- The Presentation. After you become a bit envious that your name wasn’t on that fake cheque, they begin their sales pitch. They start by telling you that they’ve identified a new market and that they are letting you in on this once-in-a-lifetime opportunity, while your underprivileged peers remain unaware. They will then show you a slideshow or video of their projects, and explain in a very simplistic way on how they make money for their investors (but only if you act now). These slideshows always have lots of photos of smiling people. What they don’t have, however, is details – details about exactly how these projects make money. This is not to say that the company doesn’t do anything and the photos are fake. The company may actually have real working projects, but what makes it a ponzi is that the bulk of the money they make is from the influx of new investors, and not the result of their real estate projects. And it is because of this that you will never see an audit report or cash flow statement. Instead, the numbers they will show you are your guaranteed rate of return, the minimum amount you need to invest, and the minimum investment period. Sometimes they will tell you how much others have invested in the company and how many investors there currently are. These numbers may be useful in telling you how far from the top of the pyramid you would be if you chose to invest.
- The Meal. Because the presentation lacks details, you might have questions at this point, but instead of taking questions, they immediate proceed to serving dinner. You know how we Singaporeans get when it’s makan time. Food is comforting to us; it can assuage and ease our doubts. We break bread with people we love and trust, so a meal is the perfect way to earn our trust. Plus, there is a sense of reciprocity when we are given a free meal, and we might feel the urge to give something back.
- The Special Offer. Someone will inevitably announce that there is a special limited-time offer for investing a certain amount today. This usually comes in the form of additional returns. They might say, you get 12.5% if you invest $30,000 or 13% if you invest $50,000. They have to do this because funds in the ponzi need to grow almost exponentially in order to pay off the existing investors, whose numbers are also increasing.
- The Brainless Contracts. This occurs after we are well-fed and the blood flow is now to our gut and not our brains. The sales reps and agents go around with pre-filled contracts and all you have to do is sign. This seals the deal.
It was at this time that I decided to corner one of the sales agents and ask him all the questions that I jotted down during the presentation. Here were some of my questions:
- Do YOU invest in this? Why not?
- Does YOUR FAMILY invest in this?
- What happens if the company defaults, or the projects fails?
- Who audits your company? Can I see your annual report?
- What is your commission?
- Who pays the taxes, marketing fees, management fees, transaction costs, etc.?
- How do you protect against currency exchange risk?
- This is a very elaborate seminar. How much did this venue and dinner cost? How is your company paying for these costs?
- If these investments are so good, why aren’t local people (i.e., people in Michigan and in Germany) investing in them? Why did your company come all the way to Singapore to find investors?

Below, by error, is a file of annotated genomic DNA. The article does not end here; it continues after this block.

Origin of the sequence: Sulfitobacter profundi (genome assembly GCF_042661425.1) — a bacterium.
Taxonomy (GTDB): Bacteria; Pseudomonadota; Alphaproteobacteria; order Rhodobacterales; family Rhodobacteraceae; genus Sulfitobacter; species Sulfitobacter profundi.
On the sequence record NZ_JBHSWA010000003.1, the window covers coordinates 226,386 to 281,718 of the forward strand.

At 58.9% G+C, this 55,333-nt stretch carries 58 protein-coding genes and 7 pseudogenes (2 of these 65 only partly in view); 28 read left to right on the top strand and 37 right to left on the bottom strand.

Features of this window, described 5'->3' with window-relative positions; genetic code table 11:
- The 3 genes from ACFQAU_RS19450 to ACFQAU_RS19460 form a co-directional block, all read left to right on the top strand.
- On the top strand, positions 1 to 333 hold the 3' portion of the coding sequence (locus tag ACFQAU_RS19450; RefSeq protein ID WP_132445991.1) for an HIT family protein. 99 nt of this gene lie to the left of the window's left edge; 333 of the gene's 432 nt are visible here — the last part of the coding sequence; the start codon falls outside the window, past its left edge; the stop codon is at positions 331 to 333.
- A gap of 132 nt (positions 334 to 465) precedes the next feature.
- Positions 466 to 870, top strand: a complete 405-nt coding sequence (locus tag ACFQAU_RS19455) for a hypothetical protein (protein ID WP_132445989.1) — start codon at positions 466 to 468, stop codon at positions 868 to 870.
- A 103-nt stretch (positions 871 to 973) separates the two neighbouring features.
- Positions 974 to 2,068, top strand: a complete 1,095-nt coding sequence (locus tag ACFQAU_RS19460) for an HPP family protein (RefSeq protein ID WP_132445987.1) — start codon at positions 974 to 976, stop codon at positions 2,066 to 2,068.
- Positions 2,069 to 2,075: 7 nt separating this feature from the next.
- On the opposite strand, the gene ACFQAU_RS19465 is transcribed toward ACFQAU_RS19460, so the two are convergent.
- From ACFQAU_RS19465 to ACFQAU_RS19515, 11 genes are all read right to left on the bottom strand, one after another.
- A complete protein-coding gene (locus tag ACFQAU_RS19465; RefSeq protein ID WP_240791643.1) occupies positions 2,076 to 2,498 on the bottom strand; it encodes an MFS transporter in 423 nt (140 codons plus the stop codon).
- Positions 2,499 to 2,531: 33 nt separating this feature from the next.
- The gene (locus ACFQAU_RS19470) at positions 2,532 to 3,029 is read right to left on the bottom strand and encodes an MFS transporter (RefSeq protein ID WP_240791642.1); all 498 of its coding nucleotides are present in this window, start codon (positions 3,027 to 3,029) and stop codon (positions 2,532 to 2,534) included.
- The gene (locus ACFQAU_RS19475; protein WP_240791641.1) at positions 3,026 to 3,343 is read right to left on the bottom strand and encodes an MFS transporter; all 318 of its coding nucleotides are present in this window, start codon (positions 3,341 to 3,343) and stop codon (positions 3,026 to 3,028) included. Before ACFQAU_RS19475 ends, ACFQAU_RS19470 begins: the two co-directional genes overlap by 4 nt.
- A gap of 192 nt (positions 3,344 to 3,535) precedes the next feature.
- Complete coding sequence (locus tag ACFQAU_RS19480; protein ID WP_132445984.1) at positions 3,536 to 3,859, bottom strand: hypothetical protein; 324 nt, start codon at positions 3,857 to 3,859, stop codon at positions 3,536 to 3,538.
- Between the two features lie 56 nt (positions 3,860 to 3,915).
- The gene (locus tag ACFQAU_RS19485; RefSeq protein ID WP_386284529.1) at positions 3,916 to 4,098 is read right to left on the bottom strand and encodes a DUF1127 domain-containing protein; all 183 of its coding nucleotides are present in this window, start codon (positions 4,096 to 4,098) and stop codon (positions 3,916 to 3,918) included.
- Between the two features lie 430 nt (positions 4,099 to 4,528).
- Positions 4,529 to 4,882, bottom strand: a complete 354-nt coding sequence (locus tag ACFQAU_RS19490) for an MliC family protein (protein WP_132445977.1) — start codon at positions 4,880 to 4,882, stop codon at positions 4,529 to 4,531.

My agent could not answer most of these questions. He also confessed that neither he nor his family have invested in these projects. I looked at this hands, and they were shaking. So I thanked him and left.
I discovered that there were several companies in the recent past that have been busted for being ponzi schemes – Sunshine Empire, Profitable Plots, Geneva Gold, and SureWin4U. Many of these companies were listed on the MAS Investor Alert List, which provides a listing of unregulated companies, many of whom give the false impression that they are authorised and licensed by MAS. Both Shenton Wealth Holdings and Dolphin Capital are on that list. Other big players include Capital Asia Group, Walton International, and Wealsol.
Out of curiosity, I wanted to know what it takes to be a sale rep for these companies. What I found in my research was that these companies have very high turnover rate and the sales agents are under an extreme amount of pressure. One former employee said that the company was “not very transparent” and that he had to tell “white lies” to push sales. Another actually reported in Glassdoor that the company was “one step away from a real estate ponzi scheme” and “the worst career mistake” of his life.
There are plenty of posts that tell you to stay away from ponzi schemes. But this is not one of them. You can certainly make huge profits on them, so long as you are an early investor and you exit in a timely manner. However, investing in ponzi schemes do come with big risks (there are far more losers than winners) and also the knowledge that your gain is someone else’s nonconsensual loss. I personally am not comfortable with these so I tend to stay away from them. But now that you know what a ponzi scheme selling seminar is like, you can make a more informed decision on whether you want to take the risks. When I was at the seminar buffet queue, I heard this one lady say,
“This company is great: they will help me to earn more passive income and they even gave us a free meal.” I thought, “No lady, you just paid $10,000 for your meal! You can only call it a free meal once you’ve exited with all your money and your dignity intact.”